And we went home, where I sat and cried and cried; irrational thoughts that I would never be able to protect my daughter from the world; what if she pulled a pot of hot water all over her two years from now? What if she got knocked down? The dangers of the world were psychedelic and I didn’t think I could manage to keep her safe. It went on like this for six months. It was early summer and my friend had invited us to her house for a barbecue. By this time, I was two stone overweight, ugly in the extreme and just repulsive to look at. Or so I thought. Walking down the road was torturous; I could feel the silent catcalls of every driver going past me. I was worthless – I couldn’t even reach my own self – that vague idea of me, so suppressed and worn down. We got to the house and I couldn’t get out of the car. I was frozen, a bizarre feeling of helplessness. I was cajoled somehow and we went in. I was happy to see my friend but it was immensely difficult for me; there were wasps everywhere and what if one of them stung Aisling? And then, the most awful thing happened: neighbours called in. I was thrown into silent turmoil; they would have to look at my awful face and it would disgust them. I tried to hide behind Aisling as she sat on my lap but the wasps! I literally broke down. Came inside. We all decided it was best if I went home. I said to Geoff,
“I think I have post natal depression.”
I thought he would laugh and say nonsense.
He nodded. He agreed.
I had been grasping at straws; I didn’t really think I was depressed – I mean, I was living happily ever after, right? This was a joyous pregnancy and birth. This was the baby I got to keep. Why in the name of God would I be depressed?
And yet.
I was.
I had been, I realized, depressed the whole way through my pregnancy; ante natal depression as well as post natal. It’s a thing. It’s real. I told my sister. She also nodded and said it made sense. When I look back now, it’s as clear as day, but back then, it was murky and sticky. But naming it helped. I went to my doctor. We talked. She asked if I wanted to take anything. I said I didn’t think so. Now that I knew what my monster was, I could deal with it.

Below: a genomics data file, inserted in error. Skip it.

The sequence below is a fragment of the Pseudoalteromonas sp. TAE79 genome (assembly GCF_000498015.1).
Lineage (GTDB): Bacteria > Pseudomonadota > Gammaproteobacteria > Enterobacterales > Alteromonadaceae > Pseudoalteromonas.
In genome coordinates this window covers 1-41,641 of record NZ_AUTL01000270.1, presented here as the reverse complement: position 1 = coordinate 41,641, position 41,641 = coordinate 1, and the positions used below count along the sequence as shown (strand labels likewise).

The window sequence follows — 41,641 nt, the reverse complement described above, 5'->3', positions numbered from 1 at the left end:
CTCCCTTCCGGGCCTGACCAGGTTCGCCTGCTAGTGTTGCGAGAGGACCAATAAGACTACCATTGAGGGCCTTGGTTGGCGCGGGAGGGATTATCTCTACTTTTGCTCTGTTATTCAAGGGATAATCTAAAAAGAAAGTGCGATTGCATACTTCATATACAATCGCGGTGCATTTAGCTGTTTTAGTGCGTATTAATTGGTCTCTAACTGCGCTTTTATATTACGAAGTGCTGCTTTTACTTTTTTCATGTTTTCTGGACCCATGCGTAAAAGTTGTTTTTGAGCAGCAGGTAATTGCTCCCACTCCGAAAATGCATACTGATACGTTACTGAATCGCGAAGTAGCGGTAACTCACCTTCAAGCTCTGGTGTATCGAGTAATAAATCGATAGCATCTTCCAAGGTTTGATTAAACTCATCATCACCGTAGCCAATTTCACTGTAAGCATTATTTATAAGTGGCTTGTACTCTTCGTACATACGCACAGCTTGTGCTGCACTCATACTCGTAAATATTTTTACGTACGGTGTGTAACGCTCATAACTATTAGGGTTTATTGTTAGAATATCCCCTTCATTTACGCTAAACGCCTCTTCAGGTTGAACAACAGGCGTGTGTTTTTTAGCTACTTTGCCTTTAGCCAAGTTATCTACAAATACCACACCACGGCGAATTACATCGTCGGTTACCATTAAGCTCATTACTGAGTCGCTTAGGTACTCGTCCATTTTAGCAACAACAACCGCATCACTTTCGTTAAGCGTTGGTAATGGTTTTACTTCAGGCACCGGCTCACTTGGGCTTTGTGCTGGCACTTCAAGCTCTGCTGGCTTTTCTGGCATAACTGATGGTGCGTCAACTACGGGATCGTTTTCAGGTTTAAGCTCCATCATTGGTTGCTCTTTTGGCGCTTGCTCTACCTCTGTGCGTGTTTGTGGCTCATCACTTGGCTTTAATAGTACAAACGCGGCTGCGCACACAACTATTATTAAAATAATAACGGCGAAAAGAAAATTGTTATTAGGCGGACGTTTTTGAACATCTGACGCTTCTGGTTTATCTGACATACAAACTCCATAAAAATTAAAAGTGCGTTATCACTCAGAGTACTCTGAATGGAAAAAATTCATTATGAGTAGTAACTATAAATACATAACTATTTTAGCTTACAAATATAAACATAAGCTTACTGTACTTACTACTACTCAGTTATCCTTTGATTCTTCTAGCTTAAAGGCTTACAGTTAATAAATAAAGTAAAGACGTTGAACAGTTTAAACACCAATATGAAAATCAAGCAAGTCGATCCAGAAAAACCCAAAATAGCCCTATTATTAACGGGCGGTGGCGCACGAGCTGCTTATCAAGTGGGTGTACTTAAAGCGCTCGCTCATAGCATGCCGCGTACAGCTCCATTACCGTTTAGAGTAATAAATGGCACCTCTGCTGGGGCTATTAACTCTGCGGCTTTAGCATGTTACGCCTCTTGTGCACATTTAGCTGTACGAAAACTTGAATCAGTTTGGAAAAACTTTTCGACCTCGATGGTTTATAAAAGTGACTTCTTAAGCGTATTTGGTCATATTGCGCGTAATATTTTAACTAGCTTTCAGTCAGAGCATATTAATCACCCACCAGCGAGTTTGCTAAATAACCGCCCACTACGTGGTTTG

Fucking monsters.
It helps to visualize them.
When I finally gave up smoking a couple of years earlier, I imagined my addiction as a long tentacled alien type monster. Every time I had a craving and I didn’t give in, half a tentacle would disappear, just like that. I carried the knowledge of that monster all through the two weeks of weaning myself off nicotine, knowing he was there, but reveling in the power I had over him, every time I stood up to a craving.
Depression was another monster.
I knew his name. I could see him now. I walked my way out of his life.
Every day, I put Aisling in her buggy and I walked, fast as I could, pushing into my pain. I walked and walked. One day, I stopped mid walk. I literally couldn’t go on: I wasn’t tired, I was just…well the fucking monster had a grip on me. It’s all visuals with me: I was at the bottom of a pit. There was only one thing I could do, and that was crawl my way out. I had to. The only way was up. That was what taking a step forward was like that day. But I took it. And another and another. I walked and I walked until the weight fell off me and I left the monster behind.
It always amazes me. I should have been happier than I ever was. I should have been powerful. But depression doesn’t need a reason. We need to remember that; there might be nothing wrong, but everything can be wrong. I was living happily ever after but the monster came anyway. He came, but he didn’t stay. Monsters come, but I’m less afraid of them the older I get. They don’t scare me so much anymore, as piss me off. I try to tell my children that if something goes wrong; don’t worry about me, I have the hide of a hippo. Thick skinned, tough, a warrior woman with fifty years of shit I no longer take. But I won’t stop dreaming; the visions are mostly beautiful.